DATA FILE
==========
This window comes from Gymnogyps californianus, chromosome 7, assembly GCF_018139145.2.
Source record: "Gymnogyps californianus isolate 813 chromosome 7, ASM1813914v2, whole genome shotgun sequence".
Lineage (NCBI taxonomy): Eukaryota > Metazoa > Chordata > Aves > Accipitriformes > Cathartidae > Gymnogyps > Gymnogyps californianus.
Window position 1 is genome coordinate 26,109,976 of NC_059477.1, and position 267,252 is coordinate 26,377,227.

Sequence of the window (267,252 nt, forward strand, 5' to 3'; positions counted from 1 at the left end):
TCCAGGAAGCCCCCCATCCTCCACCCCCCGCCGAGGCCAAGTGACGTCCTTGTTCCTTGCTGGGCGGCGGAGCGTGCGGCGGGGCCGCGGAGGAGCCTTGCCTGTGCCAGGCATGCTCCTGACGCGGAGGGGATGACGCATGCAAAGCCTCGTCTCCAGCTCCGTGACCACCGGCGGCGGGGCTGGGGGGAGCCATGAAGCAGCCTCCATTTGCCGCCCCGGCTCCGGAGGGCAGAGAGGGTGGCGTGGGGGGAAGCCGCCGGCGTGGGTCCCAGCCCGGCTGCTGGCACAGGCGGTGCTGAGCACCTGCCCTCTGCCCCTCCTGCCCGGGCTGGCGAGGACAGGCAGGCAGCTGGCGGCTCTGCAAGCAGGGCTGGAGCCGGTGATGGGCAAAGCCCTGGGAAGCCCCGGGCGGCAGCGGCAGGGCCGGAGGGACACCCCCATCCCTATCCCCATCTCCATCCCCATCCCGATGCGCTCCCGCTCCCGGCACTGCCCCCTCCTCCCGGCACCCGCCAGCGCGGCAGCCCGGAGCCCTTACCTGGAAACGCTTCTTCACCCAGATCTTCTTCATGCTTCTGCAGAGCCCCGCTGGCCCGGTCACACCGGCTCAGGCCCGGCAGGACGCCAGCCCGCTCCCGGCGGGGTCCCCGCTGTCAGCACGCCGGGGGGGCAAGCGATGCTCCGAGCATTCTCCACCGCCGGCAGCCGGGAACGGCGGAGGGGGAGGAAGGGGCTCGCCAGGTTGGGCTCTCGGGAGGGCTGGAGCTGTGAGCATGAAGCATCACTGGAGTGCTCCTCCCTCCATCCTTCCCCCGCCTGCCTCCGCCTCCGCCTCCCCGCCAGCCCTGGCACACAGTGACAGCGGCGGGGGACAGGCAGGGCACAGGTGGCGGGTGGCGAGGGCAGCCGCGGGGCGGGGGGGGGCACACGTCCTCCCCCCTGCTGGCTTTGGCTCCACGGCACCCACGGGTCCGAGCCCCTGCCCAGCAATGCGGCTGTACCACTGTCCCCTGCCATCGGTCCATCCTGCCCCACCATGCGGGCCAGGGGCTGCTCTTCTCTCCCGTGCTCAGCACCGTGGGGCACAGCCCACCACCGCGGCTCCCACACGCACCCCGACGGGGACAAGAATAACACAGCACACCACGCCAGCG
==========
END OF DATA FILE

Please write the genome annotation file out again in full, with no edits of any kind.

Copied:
This window comes from Gymnogyps californianus, chromosome 7, assembly GCF_018139145.2.
Source record: "Gymnogyps californianus isolate 813 chromosome 7, ASM1813914v2, whole genome shotgun sequence".
Lineage (NCBI taxonomy): Eukaryota > Metazoa > Chordata > Aves > Accipitriformes > Cathartidae > Gymnogyps > Gymnogyps californianus.
Window position 1 is genome coordinate 26,109,976 of NC_059477.1, and position 267,252 is coordinate 26,377,227.

Sequence of the window (267,252 nt, forward strand, 5' to 3'; positions counted from 1 at the left end):
TCCAGGAAGCCCCCCATCCTCCACCCCCCGCCGAGGCCAAGTGACGTCCTTGTTCCTTGCTGGGCGGCGGAGCGTGCGGCGGGGCCGCGGAGGAGCCTTGCCTGTGCCAGGCATGCTCCTGACGCGGAGGGGATGACGCATGCAAAGCCTCGTCTCCAGCTCCGTGACCACCGGCGGCGGGGCTGGGGGGAGCCATGAAGCAGCCTCCATTTGCCGCCCCGGCTCCGGAGGGCAGAGAGGGTGGCGTGGGGGGAAGCCGCCGGCGTGGGTCCCAGCCCGGCTGCTGGCACAGGCGGTGCTGAGCACCTGCCCTCTGCCCCTCCTGCCCGGGCTGGCGAGGACAGGCAGGCAGCTGGCGGCTCTGCAAGCAGGGCTGGAGCCGGTGATGGGCAAAGCCCTGGGAAGCCCCGGGCGGCAGCGGCAGGGCCGGAGGGACACCCCCATCCCTATCCCCATCTCCATCCCCATCCCGATGCGCTCCCGCTCCCGGCACTGCCCCCTCCTCCCGGCACCCGCCAGCGCGGCAGCCCGGAGCCCTTACCTGGAAACGCTTCTTCACCCAGATCTTCTTCATGCTTCTGCAGAGCCCCGCTGGCCCGGTCACACCGGCTCAGGCCCGGCAGGACGCCAGCCCGCTCCCGGCGGGGTCCCCGCTGTCAGCACGCCGGGGGGGCAAGCGATGCTCCGAGCATTCTCCACCGCCGGCAGCCGGGAACGGCGGAGGGGGAGGAAGGGGCTCGCCAGGTTGGGCTCTCGGGAGGGCTGGAGCTGTGAGCATGAAGCATCACTGGAGTGCTCCTCCCTCCATCCTTCCCCCGCCTGCCTCCGCCTCCGCCTCCCCGCCAGCCCTGGCACACAGTGACAGCGGCGGGGGACAGGCAGGGCACAGGTGGCGGGTGGCGAGGGCAGCCGCGGGGCGGGGGGGGGCACACGTCCTCCCCCCTGCTGGCTTTGGCTCCACGGCACCCACGGGTCCGAGCCCCTGCCCAGCAATGCGGCTGTACCACTGTCCCCTGCCATCGGTCCATCCTGCCCCACCATGCGGGCCAGGGGCTGCTCTTCTCTCCCGTGCTCAGCACCGTGGGGCACAGCCCACCACCGCGGCTCCCACACGCACCCCGACGGGGACAAGAATAACACAGCACACCACGCCAGCG